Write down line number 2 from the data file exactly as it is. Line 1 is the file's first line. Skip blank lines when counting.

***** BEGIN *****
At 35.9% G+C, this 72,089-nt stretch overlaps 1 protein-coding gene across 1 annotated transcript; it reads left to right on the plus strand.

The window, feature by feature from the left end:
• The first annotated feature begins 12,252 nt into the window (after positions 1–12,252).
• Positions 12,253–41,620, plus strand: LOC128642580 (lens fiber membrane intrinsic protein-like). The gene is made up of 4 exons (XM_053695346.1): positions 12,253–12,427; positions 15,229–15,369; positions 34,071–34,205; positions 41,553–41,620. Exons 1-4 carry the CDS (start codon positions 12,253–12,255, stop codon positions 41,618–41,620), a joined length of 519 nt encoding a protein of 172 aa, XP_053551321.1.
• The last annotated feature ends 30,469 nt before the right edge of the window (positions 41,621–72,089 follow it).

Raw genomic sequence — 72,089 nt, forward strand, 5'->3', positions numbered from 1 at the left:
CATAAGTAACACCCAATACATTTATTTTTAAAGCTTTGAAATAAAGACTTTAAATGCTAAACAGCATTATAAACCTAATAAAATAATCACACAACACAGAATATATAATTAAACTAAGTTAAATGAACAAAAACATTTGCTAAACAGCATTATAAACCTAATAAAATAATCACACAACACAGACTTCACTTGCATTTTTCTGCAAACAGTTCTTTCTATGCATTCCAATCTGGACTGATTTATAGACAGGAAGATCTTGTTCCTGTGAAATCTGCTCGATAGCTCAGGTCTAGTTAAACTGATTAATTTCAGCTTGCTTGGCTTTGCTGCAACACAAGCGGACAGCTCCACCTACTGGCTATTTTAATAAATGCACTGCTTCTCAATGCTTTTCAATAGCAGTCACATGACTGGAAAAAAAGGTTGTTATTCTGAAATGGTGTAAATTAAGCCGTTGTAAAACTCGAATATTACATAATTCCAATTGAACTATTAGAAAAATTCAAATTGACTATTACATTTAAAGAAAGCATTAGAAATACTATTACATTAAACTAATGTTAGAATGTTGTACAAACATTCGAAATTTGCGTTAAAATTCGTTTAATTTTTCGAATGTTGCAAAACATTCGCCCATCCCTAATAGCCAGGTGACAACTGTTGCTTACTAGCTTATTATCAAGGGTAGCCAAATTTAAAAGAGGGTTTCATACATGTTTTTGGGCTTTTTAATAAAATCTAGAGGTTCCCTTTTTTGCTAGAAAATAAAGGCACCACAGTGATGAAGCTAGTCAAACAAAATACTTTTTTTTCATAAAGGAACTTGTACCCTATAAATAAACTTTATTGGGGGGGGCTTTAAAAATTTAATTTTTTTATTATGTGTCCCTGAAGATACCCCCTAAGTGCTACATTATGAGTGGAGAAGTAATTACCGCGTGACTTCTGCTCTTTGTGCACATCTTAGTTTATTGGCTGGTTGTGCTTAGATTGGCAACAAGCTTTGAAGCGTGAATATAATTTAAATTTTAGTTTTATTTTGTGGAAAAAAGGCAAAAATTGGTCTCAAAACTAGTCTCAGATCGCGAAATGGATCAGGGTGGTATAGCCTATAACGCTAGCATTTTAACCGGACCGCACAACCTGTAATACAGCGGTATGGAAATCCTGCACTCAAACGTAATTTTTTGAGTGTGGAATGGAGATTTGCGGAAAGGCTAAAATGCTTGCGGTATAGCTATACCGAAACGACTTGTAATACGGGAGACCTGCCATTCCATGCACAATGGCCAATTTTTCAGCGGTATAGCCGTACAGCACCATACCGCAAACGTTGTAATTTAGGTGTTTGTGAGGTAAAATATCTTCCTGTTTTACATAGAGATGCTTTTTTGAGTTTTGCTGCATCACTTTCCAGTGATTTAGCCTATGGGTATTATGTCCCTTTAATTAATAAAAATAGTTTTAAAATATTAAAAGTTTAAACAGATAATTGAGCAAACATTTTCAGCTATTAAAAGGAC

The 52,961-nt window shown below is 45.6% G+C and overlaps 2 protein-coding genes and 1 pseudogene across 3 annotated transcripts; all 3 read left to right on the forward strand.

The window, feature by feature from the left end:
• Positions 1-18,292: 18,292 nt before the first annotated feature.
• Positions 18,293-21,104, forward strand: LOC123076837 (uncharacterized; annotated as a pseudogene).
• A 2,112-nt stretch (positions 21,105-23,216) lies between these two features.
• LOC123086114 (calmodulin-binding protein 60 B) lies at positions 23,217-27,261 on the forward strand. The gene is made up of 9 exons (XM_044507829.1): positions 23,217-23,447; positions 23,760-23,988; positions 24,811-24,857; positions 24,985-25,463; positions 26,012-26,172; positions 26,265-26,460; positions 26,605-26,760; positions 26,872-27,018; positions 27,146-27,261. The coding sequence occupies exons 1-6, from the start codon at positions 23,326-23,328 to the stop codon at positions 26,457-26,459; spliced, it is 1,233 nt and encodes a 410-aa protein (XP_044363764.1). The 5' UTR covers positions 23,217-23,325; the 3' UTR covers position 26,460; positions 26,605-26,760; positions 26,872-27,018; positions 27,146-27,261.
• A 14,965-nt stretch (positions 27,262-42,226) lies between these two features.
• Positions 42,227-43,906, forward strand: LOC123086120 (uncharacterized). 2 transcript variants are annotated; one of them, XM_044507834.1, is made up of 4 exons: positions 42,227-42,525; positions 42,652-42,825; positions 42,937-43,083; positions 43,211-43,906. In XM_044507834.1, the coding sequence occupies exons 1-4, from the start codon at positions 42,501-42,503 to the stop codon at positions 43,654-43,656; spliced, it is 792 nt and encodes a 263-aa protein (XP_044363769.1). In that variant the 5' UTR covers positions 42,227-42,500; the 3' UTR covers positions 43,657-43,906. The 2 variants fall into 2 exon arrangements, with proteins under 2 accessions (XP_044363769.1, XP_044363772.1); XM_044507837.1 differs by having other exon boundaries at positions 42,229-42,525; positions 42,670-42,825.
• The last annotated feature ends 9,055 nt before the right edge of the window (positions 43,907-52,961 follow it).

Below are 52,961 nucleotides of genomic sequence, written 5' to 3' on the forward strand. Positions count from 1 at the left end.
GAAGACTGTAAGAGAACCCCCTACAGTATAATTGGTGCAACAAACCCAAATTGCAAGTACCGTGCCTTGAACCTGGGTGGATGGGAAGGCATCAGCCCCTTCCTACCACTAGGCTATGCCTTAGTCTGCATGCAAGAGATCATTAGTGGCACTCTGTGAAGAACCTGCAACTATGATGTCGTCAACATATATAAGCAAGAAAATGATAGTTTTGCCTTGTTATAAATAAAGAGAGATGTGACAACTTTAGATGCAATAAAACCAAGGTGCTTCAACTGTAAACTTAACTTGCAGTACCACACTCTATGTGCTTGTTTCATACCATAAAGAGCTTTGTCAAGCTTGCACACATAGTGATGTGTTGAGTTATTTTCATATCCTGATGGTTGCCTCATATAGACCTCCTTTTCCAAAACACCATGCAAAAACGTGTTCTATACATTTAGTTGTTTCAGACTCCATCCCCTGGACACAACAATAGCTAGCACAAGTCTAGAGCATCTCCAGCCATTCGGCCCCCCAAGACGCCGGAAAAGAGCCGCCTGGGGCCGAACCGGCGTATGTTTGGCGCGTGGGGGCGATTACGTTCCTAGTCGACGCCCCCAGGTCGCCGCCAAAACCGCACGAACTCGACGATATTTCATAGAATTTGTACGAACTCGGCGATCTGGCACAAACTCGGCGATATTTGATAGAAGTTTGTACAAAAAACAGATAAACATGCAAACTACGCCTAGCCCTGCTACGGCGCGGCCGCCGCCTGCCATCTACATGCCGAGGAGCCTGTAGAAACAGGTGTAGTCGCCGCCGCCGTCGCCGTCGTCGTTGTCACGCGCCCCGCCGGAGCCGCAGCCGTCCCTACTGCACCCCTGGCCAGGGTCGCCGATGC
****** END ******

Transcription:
The window, feature by feature from the left end: